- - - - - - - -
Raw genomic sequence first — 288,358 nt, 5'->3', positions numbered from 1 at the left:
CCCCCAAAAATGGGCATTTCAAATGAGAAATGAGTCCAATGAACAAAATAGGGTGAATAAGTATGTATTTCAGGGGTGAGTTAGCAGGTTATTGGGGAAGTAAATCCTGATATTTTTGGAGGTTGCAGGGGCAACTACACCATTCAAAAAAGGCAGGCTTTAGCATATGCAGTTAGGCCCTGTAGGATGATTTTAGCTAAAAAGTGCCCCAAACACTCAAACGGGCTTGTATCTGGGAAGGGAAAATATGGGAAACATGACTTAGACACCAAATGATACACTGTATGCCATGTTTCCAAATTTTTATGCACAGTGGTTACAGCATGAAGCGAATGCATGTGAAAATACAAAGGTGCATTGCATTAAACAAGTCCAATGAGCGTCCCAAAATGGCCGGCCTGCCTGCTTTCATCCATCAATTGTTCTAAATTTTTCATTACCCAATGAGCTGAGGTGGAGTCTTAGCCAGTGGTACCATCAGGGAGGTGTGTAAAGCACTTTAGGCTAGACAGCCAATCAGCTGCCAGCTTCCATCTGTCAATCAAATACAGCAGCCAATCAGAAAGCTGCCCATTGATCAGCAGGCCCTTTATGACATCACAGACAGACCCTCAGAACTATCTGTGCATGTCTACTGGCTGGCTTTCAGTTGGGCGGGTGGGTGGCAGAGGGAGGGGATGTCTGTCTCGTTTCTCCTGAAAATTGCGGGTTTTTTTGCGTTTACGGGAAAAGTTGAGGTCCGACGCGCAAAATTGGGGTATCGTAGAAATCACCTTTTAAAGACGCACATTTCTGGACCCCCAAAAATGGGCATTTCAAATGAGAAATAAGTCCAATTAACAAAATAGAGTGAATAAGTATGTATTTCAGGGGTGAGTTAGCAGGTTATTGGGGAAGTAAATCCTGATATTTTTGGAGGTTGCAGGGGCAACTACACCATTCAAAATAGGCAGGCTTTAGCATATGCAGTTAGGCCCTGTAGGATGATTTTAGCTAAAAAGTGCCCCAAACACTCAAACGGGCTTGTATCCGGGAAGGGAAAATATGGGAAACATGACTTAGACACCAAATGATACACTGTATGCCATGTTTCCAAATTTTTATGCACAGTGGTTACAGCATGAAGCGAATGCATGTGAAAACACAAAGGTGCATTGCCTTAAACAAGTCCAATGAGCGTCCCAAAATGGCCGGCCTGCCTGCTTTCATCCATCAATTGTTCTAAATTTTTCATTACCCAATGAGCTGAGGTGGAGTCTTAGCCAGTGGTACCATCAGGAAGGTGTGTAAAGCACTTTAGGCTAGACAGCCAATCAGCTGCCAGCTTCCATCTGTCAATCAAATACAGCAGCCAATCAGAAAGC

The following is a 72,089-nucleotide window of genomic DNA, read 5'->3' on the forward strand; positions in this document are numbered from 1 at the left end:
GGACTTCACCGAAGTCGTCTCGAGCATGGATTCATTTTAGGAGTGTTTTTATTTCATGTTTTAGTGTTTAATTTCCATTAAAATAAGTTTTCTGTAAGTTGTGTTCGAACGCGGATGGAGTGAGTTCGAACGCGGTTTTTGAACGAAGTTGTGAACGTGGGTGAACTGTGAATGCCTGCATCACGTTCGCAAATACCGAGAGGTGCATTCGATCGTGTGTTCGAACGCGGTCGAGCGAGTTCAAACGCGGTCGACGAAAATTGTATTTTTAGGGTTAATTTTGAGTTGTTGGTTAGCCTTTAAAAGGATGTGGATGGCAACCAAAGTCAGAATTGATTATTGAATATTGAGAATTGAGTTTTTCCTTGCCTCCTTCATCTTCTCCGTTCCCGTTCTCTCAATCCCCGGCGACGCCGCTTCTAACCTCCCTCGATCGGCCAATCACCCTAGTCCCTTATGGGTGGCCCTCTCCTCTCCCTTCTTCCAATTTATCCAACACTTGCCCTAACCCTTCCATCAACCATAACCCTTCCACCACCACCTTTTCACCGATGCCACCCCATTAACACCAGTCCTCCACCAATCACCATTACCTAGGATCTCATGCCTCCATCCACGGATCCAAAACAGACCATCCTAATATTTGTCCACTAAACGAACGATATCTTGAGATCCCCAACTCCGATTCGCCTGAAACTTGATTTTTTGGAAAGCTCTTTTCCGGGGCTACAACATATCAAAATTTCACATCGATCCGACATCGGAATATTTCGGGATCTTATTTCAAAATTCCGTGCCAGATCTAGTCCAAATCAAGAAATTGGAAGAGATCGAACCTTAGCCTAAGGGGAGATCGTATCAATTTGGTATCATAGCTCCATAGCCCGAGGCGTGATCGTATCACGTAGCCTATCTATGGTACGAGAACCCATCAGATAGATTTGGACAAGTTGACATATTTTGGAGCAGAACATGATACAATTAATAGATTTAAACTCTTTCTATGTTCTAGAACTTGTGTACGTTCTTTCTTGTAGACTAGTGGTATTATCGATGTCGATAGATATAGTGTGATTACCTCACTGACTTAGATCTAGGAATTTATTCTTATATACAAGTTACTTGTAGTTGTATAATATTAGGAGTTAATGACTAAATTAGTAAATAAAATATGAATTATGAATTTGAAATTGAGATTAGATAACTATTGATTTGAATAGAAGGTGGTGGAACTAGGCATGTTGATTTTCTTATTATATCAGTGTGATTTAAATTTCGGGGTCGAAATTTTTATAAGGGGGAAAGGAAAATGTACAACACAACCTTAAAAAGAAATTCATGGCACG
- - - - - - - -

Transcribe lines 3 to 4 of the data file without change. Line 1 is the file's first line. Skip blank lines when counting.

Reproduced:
The following is a 72,089-nucleotide window of genomic DNA, read 5'->3' on the forward strand; positions in this document are numbered from 1 at the left end:
GGACTTCACCGAAGTCGTCTCGAGCATGGATTCATTTTAGGAGTGTTTTTATTTCATGTTTTAGTGTTTAATTTCCATTAAAATAAGTTTTCTGTAAGTTGTGTTCGAACGCGGATGGAGTGAGTTCGAACGCGGTTTTTGAACGAAGTTGTGAACGTGGGTGAACTGTGAATGCCTGCATCACGTTCGCAAATACCGAGAGGTGCATTCGATCGTGTGTTCGAACGCGGTCGAGCGAGTTCAAACGCGGTCGACGAAAATTGTATTTTTAGGGTTAATTTTGAGTTGTTGGTTAGCCTTTAAAAGGATGTGGATGGCAACCAAAGTCAGAATTGATTATTGAATATTGAGAATTGAGTTTTTCCTTGCCTCCTTCATCTTCTCCGTTCCCGTTCTCTCAATCCCCGGCGACGCCGCTTCTAACCTCCCTCGATCGGCCAATCACCCTAGTCCCTTATGGGTGGCCCTCTCCTCTCCCTTCTTCCAATTTATCCAACACTTGCCCTAACCCTTCCATCAACCATAACCCTTCCACCACCACCTTTTCACCGATGCCACCCCATTAACACCAGTCCTCCACCAATCACCATTACCTAGGATCTCATGCCTCCATCCACGGATCCAAAACAGACCATCCTAATATTTGTCCACTAAACGAACGATATCTTGAGATCCCCAACTCCGATTCGCCTGAAACTTGATTTTTTGGAAAGCTCTTTTCCGGGGCTACAACATATCAAAATTTCACATCGATCCGACATCGGAATATTTCGGGATCTTATTTCAAAATTCCGTGCCAGATCTAGTCCAAATCAAGAAATTGGAAGAGATCGAACCTTAGCCTAAGGGGAGATCGTATCAATTTGGTATCATAGCTCCATAGCCCGAGGCGTGATCGTATCACGTAGCCTATCTATGGTACGAGAACCCATCAGATAGATTTGGACAAGTTGACATATTTTGGAGCAGAACATGATACAATTAATAGATTTAAACTCTTTCTATGTTCTAGAACTTGTGTACGTTCTTTCTTGTAGACTAGTGGTATTATCGATGTCGATAGATATAGTGTGATTACCTCACTGACTTAGATCTAGGAATTTATTCTTATATACAAGTTACTTGTAGTTGTATAATATTAGGAGTTAATGACTAAATTAGTAAATAAAATATGAATTATGAATTTGAAATTGAGATTAGATAACTATTGATTTGAATAGAAGGTGGTGGAACTAGGCATGTTGATTTTCTTATTATATCAGTGTGATTTAAATTTCGGGGTCGAAATTTTTATAAGGGGGAAAGGAAAATGTACAACACAACCTTAAAAAGAAATTCATGGCACG